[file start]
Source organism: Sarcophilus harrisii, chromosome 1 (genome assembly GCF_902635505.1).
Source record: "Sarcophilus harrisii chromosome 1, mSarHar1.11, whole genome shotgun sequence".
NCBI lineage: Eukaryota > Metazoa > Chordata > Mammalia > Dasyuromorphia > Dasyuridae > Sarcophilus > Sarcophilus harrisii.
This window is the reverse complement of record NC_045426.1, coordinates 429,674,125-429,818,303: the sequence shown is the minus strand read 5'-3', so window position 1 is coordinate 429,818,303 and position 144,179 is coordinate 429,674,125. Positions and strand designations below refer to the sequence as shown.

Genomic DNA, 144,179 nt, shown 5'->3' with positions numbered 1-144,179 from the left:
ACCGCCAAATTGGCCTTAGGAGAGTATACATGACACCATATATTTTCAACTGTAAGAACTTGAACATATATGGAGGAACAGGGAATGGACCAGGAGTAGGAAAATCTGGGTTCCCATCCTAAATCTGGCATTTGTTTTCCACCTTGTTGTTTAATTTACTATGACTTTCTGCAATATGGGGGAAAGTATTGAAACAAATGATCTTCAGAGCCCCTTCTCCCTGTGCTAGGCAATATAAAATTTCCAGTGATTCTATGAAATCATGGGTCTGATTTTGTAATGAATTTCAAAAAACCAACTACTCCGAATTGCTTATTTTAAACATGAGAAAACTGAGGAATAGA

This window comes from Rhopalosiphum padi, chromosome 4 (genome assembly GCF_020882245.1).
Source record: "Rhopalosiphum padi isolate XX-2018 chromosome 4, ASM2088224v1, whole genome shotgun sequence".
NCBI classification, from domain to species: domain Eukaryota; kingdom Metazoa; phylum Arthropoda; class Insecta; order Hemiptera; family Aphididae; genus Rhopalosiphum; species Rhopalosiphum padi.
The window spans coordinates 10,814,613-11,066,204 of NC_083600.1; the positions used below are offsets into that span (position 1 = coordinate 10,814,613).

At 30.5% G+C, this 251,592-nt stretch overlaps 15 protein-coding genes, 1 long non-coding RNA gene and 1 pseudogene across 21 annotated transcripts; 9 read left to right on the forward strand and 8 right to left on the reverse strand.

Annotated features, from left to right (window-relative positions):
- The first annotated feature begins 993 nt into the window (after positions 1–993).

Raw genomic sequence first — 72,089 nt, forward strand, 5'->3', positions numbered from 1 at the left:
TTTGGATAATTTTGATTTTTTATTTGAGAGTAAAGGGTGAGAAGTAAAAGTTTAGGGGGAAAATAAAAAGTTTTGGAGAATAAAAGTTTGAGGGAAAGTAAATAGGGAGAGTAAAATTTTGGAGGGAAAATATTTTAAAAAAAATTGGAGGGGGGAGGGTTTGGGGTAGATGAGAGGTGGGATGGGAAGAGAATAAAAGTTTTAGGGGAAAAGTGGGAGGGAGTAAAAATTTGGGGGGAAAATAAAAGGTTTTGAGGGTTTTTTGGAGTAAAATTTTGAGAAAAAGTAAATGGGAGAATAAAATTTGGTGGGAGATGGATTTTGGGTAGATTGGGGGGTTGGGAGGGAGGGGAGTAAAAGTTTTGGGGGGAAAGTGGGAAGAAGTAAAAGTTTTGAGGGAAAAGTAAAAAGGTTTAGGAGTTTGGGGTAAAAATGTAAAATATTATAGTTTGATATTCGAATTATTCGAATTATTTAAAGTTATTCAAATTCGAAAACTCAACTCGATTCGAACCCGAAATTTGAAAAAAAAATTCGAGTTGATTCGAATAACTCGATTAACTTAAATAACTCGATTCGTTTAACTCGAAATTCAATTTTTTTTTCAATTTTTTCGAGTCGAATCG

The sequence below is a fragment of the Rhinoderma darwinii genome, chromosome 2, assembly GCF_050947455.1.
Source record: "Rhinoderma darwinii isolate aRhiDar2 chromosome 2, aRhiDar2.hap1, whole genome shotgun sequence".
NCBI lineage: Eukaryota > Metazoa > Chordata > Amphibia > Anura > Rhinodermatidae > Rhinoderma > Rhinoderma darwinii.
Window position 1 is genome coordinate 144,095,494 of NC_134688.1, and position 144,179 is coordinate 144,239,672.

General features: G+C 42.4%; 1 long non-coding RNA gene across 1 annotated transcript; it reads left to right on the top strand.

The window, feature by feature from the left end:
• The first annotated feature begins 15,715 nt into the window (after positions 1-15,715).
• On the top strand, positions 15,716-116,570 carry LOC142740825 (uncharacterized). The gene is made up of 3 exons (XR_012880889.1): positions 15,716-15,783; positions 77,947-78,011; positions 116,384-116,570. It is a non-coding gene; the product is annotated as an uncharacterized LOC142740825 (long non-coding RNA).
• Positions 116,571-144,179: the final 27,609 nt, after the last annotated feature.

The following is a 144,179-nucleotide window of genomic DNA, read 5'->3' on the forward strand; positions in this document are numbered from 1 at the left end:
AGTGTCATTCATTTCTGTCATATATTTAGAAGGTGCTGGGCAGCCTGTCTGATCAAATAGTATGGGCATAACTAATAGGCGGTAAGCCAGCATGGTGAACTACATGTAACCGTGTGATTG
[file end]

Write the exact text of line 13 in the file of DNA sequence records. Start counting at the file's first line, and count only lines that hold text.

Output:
- The first annotated feature begins 993 nt into the window (after positions 1–993).